Of course he wasn’t, but this article at Haaretz is interesting…
Was the Lubavitcher rebbe really the messiah?
The Lubavitch branch of Hasidism, known also as Chabad, is the most successful and most controversial movement in American Jewish life.
Rabbi Menachem Mendel Schneerson, born in 1902, ascended to the leadership after his father-in-law’s death in 1950. From his headquarters in the Crown Heights section of Brooklyn, Schneerson developed a ramified network of shluchim (emissaries) across the United States and around the world that has continued to grow even after he died, childless and without a designated successor. Other Jewish groups marvel at and strive to emulate Chabad’s success in reaching the “unsynagogued,” even as they deplore Chabad’s opposition to Jewish religious pluralism, refusal to countenance any Israeli territorial concessions and maintenance of a cult of personality that is literally of messianic proportions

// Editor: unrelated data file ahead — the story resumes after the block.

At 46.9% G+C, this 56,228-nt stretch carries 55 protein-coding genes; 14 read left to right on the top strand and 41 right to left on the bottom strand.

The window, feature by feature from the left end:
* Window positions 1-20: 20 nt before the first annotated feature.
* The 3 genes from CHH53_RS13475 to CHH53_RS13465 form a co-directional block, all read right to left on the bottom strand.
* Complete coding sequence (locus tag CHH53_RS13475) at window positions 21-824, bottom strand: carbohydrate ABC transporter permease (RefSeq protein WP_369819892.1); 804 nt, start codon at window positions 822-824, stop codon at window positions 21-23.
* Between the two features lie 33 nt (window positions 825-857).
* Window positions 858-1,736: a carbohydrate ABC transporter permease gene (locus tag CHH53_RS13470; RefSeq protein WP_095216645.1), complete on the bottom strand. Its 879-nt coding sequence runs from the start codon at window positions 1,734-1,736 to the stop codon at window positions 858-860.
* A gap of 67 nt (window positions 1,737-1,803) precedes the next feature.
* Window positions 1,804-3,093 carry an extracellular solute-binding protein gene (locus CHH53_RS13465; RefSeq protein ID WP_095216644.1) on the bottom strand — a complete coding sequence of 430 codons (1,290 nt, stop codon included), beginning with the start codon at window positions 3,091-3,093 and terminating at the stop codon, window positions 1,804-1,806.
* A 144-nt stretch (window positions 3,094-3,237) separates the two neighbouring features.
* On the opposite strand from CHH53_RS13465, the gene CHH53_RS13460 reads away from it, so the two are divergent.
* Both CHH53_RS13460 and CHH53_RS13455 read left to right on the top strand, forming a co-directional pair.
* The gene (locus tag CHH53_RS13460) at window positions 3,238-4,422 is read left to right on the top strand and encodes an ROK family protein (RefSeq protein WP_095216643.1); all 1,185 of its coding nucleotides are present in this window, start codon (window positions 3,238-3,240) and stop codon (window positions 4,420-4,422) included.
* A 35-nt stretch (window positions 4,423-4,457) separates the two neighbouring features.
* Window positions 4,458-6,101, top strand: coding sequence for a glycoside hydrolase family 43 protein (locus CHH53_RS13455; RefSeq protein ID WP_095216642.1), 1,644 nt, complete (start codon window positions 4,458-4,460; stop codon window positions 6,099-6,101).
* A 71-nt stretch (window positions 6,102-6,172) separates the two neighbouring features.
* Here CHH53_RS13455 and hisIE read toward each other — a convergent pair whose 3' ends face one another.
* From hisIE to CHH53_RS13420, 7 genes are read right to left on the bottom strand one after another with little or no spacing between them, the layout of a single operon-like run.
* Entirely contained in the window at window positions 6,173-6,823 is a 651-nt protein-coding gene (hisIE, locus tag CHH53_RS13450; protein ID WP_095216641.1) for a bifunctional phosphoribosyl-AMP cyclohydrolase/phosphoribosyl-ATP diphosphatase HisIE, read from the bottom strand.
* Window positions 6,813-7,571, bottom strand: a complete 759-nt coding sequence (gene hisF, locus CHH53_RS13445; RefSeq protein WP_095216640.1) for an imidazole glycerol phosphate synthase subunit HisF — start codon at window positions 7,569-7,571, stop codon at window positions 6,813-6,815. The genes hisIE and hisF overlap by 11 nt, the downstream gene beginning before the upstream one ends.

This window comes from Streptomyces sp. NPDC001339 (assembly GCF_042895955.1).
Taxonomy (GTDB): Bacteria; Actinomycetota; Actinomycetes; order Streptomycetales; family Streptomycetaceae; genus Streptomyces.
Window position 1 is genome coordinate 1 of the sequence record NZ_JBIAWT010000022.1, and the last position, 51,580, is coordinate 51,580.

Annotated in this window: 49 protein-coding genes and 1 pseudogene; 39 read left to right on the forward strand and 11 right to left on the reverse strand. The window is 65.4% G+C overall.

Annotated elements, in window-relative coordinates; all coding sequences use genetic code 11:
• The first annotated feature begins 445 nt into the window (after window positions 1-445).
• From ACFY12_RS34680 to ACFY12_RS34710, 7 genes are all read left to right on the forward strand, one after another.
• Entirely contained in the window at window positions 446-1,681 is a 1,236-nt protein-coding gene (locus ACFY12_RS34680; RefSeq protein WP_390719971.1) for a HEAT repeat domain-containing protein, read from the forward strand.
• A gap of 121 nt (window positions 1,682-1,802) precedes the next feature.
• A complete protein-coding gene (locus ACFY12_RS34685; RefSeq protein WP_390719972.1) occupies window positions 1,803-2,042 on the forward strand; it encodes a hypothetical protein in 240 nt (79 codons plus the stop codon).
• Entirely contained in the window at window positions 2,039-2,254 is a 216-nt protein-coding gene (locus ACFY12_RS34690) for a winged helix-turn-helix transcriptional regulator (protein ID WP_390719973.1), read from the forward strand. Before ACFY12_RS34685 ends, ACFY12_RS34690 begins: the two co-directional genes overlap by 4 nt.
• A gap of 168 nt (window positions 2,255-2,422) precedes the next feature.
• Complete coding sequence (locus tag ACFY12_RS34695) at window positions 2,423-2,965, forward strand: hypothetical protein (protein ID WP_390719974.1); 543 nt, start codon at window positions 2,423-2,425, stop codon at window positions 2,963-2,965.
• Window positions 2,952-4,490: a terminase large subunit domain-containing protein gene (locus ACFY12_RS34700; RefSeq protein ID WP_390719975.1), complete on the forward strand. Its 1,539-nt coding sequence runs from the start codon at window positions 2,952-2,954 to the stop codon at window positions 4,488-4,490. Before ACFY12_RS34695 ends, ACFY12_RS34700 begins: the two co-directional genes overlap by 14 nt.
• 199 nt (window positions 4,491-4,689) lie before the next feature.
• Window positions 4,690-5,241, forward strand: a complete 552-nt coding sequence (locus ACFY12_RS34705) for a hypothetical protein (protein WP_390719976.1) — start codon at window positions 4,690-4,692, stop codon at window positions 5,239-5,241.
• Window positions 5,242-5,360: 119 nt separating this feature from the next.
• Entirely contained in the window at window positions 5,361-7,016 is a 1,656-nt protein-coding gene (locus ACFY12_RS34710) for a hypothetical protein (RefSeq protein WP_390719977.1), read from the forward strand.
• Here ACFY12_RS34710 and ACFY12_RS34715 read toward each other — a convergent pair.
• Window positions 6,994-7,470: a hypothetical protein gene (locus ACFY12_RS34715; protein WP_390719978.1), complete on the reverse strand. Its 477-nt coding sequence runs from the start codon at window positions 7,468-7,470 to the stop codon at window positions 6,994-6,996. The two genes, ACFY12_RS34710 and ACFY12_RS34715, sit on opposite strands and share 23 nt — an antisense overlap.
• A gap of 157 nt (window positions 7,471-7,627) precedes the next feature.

Schneerson’s message that the messiah was nigh became the leitmotif of the movement in 1991, when the rebbe suddenly and urgently began advocating a series of programs to induce the redeemer to reveal himself. His followers identified him, at least potentially, as the long-expected messiah, and were sure he saw himself in that light. But the rebbe’s exact intentions were still unclear when he suffered a debilitating stroke the next year, and passed away in 1994. Many Lubavitchers – how many is a matter of dispute – continue today to view him as the messiah who either is not actually dead or will return from the dead. The notion of a resurrected messiah, uncomfortably reminiscent of Christianity, has led some Jewish critics to pronounce Chabad messianists to be heretics.